Cracking James Hampton's Code

View the mysterious code found in The Book of the 7 Dispensations by St. James.

by - Posted on Sep 25, 2014

A page from James Hampton's manuscript

It’s one of America’s most mysterious and fascinating works of folk art: The Throne of the Third Heaven of the Nations’ Millennium General Assembly, part of the permanent collection at the Smithsonian’s National Museum of American Art in Washington, D.C.

We told you all about James Hampton’s masterpiece in our story in Mysterious Ways; now you can help researchers uncover more of the story...

In addition to his 180+ piece installation, Hampton composed over 150 pages of undecipherable code entitled, The Book of the 7 Dispensations by St. James. He claimed the language was of divine origin.

Over the years, many scholars and art historians have attempted to unlock the meaning, but few have been successful. Some theorize that James’ writings derive from African religious practices, also referred to as visionary writing, or are a textual representation of speaking in tongues.

Dennis Stallings, an independent researcher of coded documents, has conducted a substantial investigation into Hampton’s secret writings. They are not indecipherable gibberish, he believes.

“Hampton writes what are obviously the same ‘words’ at corresponding spots in two different drawings of tablets of the Ten Commandments,” Stallings says. “This shows that it is very unlikely that his writings are the visual equivalent of speaking in tongues.”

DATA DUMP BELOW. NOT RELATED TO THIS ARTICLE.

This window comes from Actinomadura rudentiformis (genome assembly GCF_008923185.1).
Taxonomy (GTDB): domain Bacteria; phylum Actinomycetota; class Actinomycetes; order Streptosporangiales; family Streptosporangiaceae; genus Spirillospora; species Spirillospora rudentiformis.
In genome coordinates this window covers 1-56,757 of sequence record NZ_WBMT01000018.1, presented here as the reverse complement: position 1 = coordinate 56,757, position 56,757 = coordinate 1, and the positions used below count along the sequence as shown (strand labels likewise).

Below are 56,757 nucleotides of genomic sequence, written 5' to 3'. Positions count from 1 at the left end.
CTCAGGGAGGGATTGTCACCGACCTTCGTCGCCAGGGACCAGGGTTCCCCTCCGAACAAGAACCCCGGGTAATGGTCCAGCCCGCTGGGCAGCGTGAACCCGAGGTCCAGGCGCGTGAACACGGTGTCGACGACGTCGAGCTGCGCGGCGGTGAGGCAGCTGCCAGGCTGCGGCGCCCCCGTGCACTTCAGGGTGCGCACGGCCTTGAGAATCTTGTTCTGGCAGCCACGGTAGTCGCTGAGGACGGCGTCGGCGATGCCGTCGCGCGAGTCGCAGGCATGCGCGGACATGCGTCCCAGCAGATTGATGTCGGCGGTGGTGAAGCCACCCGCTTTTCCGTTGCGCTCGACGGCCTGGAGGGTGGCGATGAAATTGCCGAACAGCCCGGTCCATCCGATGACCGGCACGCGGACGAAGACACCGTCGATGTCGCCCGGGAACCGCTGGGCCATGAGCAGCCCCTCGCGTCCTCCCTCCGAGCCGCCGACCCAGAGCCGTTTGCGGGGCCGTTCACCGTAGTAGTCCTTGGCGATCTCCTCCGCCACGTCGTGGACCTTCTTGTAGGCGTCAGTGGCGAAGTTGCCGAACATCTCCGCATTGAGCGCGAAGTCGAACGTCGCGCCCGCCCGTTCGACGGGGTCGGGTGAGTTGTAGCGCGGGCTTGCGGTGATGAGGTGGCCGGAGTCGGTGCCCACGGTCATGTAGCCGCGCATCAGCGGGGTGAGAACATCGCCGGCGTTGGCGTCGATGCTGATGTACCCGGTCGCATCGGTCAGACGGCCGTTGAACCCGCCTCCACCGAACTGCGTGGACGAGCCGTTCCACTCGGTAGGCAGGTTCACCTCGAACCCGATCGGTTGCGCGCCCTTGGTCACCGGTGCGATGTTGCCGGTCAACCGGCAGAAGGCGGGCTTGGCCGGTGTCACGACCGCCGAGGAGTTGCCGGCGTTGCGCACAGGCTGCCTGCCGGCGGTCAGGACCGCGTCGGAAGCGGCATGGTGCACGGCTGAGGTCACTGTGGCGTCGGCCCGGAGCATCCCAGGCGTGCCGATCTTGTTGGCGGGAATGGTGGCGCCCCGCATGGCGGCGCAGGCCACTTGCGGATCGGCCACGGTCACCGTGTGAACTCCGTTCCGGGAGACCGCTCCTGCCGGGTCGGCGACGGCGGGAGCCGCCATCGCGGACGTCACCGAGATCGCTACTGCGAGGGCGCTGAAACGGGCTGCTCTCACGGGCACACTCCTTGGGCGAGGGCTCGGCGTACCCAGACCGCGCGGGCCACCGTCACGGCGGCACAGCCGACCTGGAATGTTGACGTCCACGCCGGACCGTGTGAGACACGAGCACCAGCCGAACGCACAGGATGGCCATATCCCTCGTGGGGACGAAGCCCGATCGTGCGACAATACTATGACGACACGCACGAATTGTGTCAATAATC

That doesn’t mean deciphering “Hamptonese” is easy. First Stallings matched each symbol to an English letter in order to transcribe the pages into his computer. Then he ran the document through a statistical analysis program to look for patterns.

“E” is the most common letter in English, so if Hampton’s letters corresponded directly with English letters, you could find “E” by looking for the most common symbols. Stallings discovered, it wasn’t that simple.

Hampton’s letter forms could be variations of Adinkra symbolism, or his code could be derived from another language, such as Gullah, a Creole language spoken on the South Carolina coast, not far from Hampton’s hometown.

Can you help decode James Hampton’s mysterious manuscripts? Examine the pages below and post your translations (click on the images to see larger versions). We’d love to see what you come up with!

 

A sample of James Hampton's mysterious writingsA sample of James Hampton's mysterious writings
A sample of James Hampton's mysterious writingsA sample of James Hampton's mysterious writings

 

Read Danielle's story about Hampton's life and work!

Tags: Creativity
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